That moment does seem to have happened with Lindros, as we're no longer debating that he IS a legitimate Hockey Hall of Famer, but more discussing why he didn't go in when first eligible in 2010.
But what is real and what is mythical of Lindros and his Maple Leaf history? And, surely, when you put "Lindros" and "Maple Leaf" in the same sentence, we all think more of just the scant 33 games (all regular season, no playoffs) he suited up as a Leaf for, and there are three numerous sidebars to consider:
October 30 2016 10:02AM
Photo Credit: Eric Bolte/USA TODAY SPORTS
The first meeting of 2016-17 between the Leafs and Canadiens felt important, felt a little more special, after two home games against "the Florida teams." Leafs fans know what it means to step into Centre Bell on a Saturday evening around 642pm -- it just has that "feel," doesn't it?
As someone who never got to an NHL game at the Montreal Forum, I'm beyond envious hearing of others' experiences there, same as the Boston Garden, Chicago Stadium, or the Olympia in Detroit (didn't get to those, either). But there's still a bit of an energy jolt the Leafs/Canadiens games need to "next level" things among all generations, isn't there?
It's a spark, a candle, a burning emphasis on the importance of the outcome -- it's been missing for some time, hasn't it? So, despite a 2-1 regulation loss last night which displayed not very many surprises about both teams (the Leafs are awfully skilled and raw at the forward position, the blueline is easily rattled into giving away chances, and Carey Price is the steadiest, calmest, most skilled goaltender on Planet Earth), wouldn't you agree the game, despite a couple scrums and some jawing, felt more tame than usual?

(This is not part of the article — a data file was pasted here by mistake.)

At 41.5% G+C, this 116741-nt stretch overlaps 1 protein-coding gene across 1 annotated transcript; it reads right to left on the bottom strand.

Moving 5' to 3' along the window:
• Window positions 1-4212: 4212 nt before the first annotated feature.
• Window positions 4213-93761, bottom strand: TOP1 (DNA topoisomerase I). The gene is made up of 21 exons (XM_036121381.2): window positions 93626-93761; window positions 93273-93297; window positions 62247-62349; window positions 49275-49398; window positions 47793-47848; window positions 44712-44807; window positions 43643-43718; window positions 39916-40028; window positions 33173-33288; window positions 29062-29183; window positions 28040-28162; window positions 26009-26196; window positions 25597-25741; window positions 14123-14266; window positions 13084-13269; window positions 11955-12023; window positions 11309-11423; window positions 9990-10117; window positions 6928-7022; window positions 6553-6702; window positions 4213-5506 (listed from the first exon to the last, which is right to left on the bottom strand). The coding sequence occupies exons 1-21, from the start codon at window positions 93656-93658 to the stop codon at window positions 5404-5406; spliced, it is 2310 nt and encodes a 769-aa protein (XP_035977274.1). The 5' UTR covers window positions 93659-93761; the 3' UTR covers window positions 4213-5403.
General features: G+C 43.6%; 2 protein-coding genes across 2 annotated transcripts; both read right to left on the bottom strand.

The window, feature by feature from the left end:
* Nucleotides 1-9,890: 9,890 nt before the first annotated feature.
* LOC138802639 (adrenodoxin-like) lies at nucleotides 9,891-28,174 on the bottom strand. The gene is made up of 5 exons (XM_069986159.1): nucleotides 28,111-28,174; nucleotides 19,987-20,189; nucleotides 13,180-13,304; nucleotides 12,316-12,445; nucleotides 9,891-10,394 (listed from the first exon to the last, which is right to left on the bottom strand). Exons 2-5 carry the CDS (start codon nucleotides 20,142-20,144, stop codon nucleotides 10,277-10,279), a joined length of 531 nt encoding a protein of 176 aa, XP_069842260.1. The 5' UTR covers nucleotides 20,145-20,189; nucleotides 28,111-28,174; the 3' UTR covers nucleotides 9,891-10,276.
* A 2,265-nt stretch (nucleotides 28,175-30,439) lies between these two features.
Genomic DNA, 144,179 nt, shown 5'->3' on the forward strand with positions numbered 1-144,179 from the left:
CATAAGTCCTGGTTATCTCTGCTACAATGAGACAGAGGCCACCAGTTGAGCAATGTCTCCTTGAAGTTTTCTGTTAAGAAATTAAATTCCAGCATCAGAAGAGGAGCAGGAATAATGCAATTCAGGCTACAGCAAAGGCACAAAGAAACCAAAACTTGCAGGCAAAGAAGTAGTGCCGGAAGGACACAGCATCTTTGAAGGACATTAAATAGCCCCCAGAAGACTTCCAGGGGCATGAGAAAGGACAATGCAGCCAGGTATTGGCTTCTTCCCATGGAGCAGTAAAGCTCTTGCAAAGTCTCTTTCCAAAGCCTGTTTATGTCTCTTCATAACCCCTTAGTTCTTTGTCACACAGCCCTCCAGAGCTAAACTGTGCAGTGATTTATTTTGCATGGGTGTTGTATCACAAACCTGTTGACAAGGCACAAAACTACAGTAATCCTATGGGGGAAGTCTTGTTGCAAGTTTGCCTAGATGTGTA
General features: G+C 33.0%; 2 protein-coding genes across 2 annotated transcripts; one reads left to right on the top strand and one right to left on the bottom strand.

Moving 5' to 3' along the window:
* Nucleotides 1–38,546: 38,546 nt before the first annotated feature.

October 15 2016 01:36PM
Photo Credit: Marc DesRosiers/USA TODAY SPORTS
It's what could be considered some form of "synchronicity" (no, not just the Police's 2nd best album of all-time behind "Ghost In The Machine", but events that can be considered "meaningful coincidences"), Auston Matthews became the first-ever NHL player to score four goals in his first game, followed 48 hours later by the Maple Leafs introducing their Top 100 All-Time Maple Leafs list, which of course, as it's supposed to do, sparked debate, discussion, and even mild controversy.
No, Matthews isn't on the list already. But it's truly all there for the taking. Yes, number ONE is available, if Matthews plays 15 years of All-Star level hockey and accomplishes the mere task of adding any sort of hardware to the Leafs' collection.
October 01 2016 11:06AM
Photo Credit: Kevin Souza/USA TODAY SPORTS
OK, the tournament's over. No, honestly it is. It didn't take as long as you thought if you rightfully avoided all the roster selection debates (which are fun, I admit, unless you're Phil Kessel) and the pre-tournament games. So does that mean the criticism and the jokes about poor attendance, apathy, and the potential for Team USA players to destroy desk chairs at the downtown Hilton in Toronto now ends? Well...not yet.